Illinois' Schnitkey concurs. “Higher corn prices have helped all crop production prices to improve,” he says.
5. Rural communities
“Biofuels are bringing unprecedented investments into all kinds of agriculture, not just to corn and soybean production,” says Geoff Cooper, National Corn Growers Association (NCGA) director of ethanol and business development. “So you can definitely count rural economies as winners in this development. Ethanol plants will increase local tax revenues.”
Ethanol investors are clearly winners, and so are the communities in which they are based, agrees Hurt. “The ethanol industry is bringing with it huge investments in infrastructure, such as transportation, water lines and grain storage,” he says. “Although the job creation that occurs from ethanol production will be relatively modest, that's still a big help in small communities.”
Rising crop prices also help rural areas, points out Hurt. “The increase in the price of corn and soybeans will mostly benefit producers who live and spend their money in rural communities,” he says.
6. Agricultural input suppliers
With more value to protect in higher crop prices, there will be more demand for crop protection products, points out Hurt. “All agricultural input suppliers, from farm machinery to biotechnology, stand to benefit,” he says. “All the technologies that are most likely to increase corn yields will be winners.”
Higher commodity prices mean that farmers will have more money to spend and ag suppliers will be winners, agrees Fruin. “Corn requires more crop inputs than soybeans, and more money will be spent on fertilizer and higher-priced seed,” he says.
7. Livestock producers near ethanol plants
Beef and dairy producers near ethanol plants can feed large amounts of wet distiller's grains (a co-product of ethanol production) at a much lower cost than grain corn or dried distiller's grains (DDGs), says Fruin. “The cost to dry and transport DDGs can really add to the feed cost,” he points out. “So livestock producers who can feed distiller's grains wet have a clear advantage.”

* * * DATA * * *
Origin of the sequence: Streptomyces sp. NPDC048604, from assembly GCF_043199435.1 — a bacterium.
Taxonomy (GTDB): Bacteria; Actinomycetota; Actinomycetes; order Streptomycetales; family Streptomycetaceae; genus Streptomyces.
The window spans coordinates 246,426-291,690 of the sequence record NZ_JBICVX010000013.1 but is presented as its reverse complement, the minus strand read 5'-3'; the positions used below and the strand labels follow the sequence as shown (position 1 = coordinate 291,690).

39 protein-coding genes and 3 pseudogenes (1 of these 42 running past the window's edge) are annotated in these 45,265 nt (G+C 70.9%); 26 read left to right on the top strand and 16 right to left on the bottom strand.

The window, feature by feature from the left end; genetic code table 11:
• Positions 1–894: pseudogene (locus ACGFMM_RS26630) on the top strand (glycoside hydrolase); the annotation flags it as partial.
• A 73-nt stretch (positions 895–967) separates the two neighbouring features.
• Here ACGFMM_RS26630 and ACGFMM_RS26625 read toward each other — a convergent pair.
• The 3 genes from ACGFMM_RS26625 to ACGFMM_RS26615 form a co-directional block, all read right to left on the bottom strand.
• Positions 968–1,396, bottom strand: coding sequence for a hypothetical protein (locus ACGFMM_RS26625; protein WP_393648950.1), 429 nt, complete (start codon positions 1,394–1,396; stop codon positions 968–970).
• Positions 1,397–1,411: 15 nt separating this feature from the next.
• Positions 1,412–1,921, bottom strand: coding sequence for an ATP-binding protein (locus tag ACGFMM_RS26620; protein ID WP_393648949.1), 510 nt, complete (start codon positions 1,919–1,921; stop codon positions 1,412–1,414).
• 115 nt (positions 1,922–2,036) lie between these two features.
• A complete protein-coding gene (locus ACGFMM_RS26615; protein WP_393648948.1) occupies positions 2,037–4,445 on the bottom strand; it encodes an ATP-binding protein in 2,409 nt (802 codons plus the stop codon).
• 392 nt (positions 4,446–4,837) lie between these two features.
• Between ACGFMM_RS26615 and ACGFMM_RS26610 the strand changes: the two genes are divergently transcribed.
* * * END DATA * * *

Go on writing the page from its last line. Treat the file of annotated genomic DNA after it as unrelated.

8. Ethanol plants near livestock
The ethanol plants closest to large livestock feeding facilities will likely profit more than ethanol plants with no livestock feeding facilities nearby, says Michael Swanson, Wells Fargo & Co. ag economist. “DDG sales are a big part of an ethanol plant's revenue stream,” points out Swanson. “There is approximately 79¢ of DDG value in a bushel of corn, or about 12% of the total value of overall ethanol production. The per-bu. value of ethanol alone is about $5.90. For ethanol and DDGs together, it's $6.70.”
9. Grain storage facilities
Those with the capacity to hold the most grain after harvest were big winners this year and will likely be in the near future, says Fruin.
Many farmers sold corn too early last fall, agrees De La Torre Ugarte. “Farmers who stored their corn until November or December 2006 or January and February 2007 were big winners,” he says. “Too many farmers sold the majority of their corn earlier, at $2.20-2.60/bu. before the much higher prices that developed later.”
10. The western Corn Belt
The states with the most ethanol plants in operation before the ethanol boom are the big winners, says De La Torre Ugarte. Most of those are in the western Corn Belt, he adds.
According to NCGA, four of the top five states with the most ethanol production facilities are in the western Corn Belt (Iowa, Nebraska, South Dakota and Minnesota). Illinois, which ranks third in ethanol production facilities, is the only state east of the Mississippi River that ranks among the top five.
Ethanol investors in the western Corn Belt also tend to be more local compared to eastern Corn Belt investors, says Hurt. “In the western Corn Belt, there are a lot of farmers and local investors in the ethanol industry and a lot of that money will stay in the area as profits occur. In the eastern Corn Belt, there is more outside investment that benefits outside investors.”
Western Corn Belt farmers, farthest from river markets and food-grade wet mills, also benefit by ethanol's boost to the local basis price, says Cooper. “Farmers in areas where the basis has been fairly wide historically have now seen their basis narrow,” he says.
Where ethanol plants are located, they will strengthen the basis price, agrees Schnitkey. “For example, farmers in Nebraska, the Dakotas and western Iowa and Minnesota have historically had a weaker basis price compared to farmers in the eastern Corn Belt,” he says. “However, where ethanol plants have become established in those areas, the local price will go up closer to the national average.”